I have begun to think and write about China more and more lately; there is such an incredible opportunity across the Pacific that seems largely unobserved by a majority of Americans. The Chinese economy and population base is so large and modernizing so rapidly, and has transformed from 3rd world to 1st world in a matter of decades (that same evolution took us hundreds of years here in America). As you can see in this chart from Google, China’s internet adoption has blown past the United States, both in terms of growth rate and sheer number of users. And they’re still at only 20% internet penetration. Mobile phone penetration is actually higher than internet penetration, approaching 60% depending on what study you read – that’s over 500 million mobile phones. This in itself is an interesting dynamic, as it seems that in China the mobile phone (rather than the PC) is the primary method of internet use and communication. As I understand it, this is a result of the relative difficulty and expense of getting a computer and home internet line installed – particularly in rural China, which does not yet have the widespread and developed communications infrastructure that we enjoy in the United States. Coupled with pervasive and cheap mobile phone service and a proliferation of advanced smart phones, the mobile internet has become the single point of connectivity for millions of Chinese. However you measure China’s growth, it doesn’t take an economist or venture capitalist to see that the pace of technological change, adoption, and transformation in China is unlike anything experienced in America or anywhere else.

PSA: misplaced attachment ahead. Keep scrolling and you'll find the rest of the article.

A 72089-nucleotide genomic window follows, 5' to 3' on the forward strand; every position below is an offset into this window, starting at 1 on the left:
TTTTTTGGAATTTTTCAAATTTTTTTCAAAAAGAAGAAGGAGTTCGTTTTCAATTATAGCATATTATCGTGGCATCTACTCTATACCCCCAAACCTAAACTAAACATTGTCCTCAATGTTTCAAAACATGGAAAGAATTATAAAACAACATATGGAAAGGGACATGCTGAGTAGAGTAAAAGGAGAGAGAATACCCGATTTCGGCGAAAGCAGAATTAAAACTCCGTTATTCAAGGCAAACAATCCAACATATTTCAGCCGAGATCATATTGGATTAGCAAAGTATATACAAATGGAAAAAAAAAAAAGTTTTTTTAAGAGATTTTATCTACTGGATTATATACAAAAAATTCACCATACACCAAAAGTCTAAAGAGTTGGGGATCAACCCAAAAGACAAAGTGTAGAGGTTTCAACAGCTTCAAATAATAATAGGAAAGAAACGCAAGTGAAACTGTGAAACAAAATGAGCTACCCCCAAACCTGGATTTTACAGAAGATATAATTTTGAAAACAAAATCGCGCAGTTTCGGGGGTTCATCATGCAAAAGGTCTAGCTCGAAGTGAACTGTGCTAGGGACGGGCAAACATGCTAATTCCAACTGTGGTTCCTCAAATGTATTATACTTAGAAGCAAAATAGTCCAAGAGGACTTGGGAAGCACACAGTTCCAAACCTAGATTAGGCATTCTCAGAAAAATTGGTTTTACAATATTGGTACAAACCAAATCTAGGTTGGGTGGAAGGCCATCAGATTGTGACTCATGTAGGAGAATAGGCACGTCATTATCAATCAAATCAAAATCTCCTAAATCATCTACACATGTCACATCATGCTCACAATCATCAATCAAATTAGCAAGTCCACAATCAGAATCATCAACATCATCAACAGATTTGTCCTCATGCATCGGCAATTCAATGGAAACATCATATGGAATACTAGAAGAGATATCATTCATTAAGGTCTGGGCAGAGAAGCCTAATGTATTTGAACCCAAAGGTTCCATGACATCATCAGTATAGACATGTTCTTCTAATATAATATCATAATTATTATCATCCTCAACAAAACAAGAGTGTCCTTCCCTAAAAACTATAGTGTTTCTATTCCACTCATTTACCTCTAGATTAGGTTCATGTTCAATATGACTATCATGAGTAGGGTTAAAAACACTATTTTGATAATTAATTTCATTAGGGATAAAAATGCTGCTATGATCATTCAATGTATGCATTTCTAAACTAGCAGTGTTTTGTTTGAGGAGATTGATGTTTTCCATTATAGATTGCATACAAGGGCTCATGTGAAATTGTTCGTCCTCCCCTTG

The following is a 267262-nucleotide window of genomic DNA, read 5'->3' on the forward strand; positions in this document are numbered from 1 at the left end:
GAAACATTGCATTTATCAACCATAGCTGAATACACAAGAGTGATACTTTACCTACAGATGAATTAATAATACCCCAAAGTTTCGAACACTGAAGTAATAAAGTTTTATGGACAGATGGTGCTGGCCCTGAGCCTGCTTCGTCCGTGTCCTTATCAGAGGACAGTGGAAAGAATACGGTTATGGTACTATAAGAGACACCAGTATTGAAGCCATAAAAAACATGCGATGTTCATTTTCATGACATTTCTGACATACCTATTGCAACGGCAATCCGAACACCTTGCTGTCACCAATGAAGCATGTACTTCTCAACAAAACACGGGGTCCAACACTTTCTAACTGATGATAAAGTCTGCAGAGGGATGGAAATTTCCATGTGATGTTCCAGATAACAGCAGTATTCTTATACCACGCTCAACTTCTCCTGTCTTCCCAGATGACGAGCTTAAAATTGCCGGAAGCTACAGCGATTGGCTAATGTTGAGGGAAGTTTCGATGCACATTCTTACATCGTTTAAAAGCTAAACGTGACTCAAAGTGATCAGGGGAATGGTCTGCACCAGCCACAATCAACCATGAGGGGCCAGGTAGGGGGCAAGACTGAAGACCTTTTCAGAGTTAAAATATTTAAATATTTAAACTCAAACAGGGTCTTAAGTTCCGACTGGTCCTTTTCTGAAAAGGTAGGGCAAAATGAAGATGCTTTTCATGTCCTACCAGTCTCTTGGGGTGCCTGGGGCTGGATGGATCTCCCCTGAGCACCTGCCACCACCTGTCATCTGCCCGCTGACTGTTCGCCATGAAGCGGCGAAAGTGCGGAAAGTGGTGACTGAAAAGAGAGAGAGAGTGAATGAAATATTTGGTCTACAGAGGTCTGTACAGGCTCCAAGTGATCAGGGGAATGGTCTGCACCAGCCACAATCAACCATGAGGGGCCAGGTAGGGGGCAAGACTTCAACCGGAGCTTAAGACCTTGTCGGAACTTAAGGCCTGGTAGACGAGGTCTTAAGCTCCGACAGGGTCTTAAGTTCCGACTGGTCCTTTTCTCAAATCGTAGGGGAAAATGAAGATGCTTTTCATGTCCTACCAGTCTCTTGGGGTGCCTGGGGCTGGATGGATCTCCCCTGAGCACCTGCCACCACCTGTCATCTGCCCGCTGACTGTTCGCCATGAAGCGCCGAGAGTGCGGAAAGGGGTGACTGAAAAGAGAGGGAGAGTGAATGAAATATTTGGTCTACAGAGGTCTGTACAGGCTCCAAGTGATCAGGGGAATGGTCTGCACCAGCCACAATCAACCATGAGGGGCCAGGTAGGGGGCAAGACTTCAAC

In the 19th and early 20th centuries, the American “Wild West” was a place of great opportunity and great adventure – rapid development, gold rushes, land grabs, and a booming population provided an opportunity for enterprising young men and women to strike out on their own and “grow up with the country”, as the famous quote goes. The West took on an almost mythical aura as a place where anything was possible and success was limited only by ambition.
Even after the American West had been developed, the United States has remained the epicenter of the world’s economic growth and a proverbial “land of milk and honey” for immigrants from across the globe. The best and brightest students from countries the world over aspired to one day travel to America to make their fortunes and pursue the “American Dream” – and countless many have done just that. However, while the western world has been the place to be for the past 150 years, I’m beginning to think that the next 150 may see a stark reversal of the compass needle.
As a former investment banker, I have a very, well… unique relationship with my email. For those that aren’t familiar with the life of a banking analyst – email is treated as IM, text messaging, and a pager all rolled into one, with a 24/7 expectation of response. I once had an actual nightmare about that blinking red light on my Blackberry. Accordingly, I developed somewhat of a compulsion about checking email at all hours of the day and night, an affliction I feel is shared by many in corporate America. Many of us keep our Outlook open all day and our Blackberries at hand all night, just waiting to be interrupted by that little “New Mail” popup or blinking red light. Not only is that stressful, I think it’s killing our productivity.
A study by Microsoft showed just how lethal interruptions are to productivity. The researchers taped 29 hours of people working in a typical office, and found that they were interrupted on average four times each hour. Sounds like a day at most offices. Here’s the kicker – 40% of the time, the person did not resume the task they were working on before the interruption. The more complex the task, the less likely the person was to resume working on it after an interruption. That means most of us are getting derailed from our work four times each hour, maybe more if you work in a high email traffic office.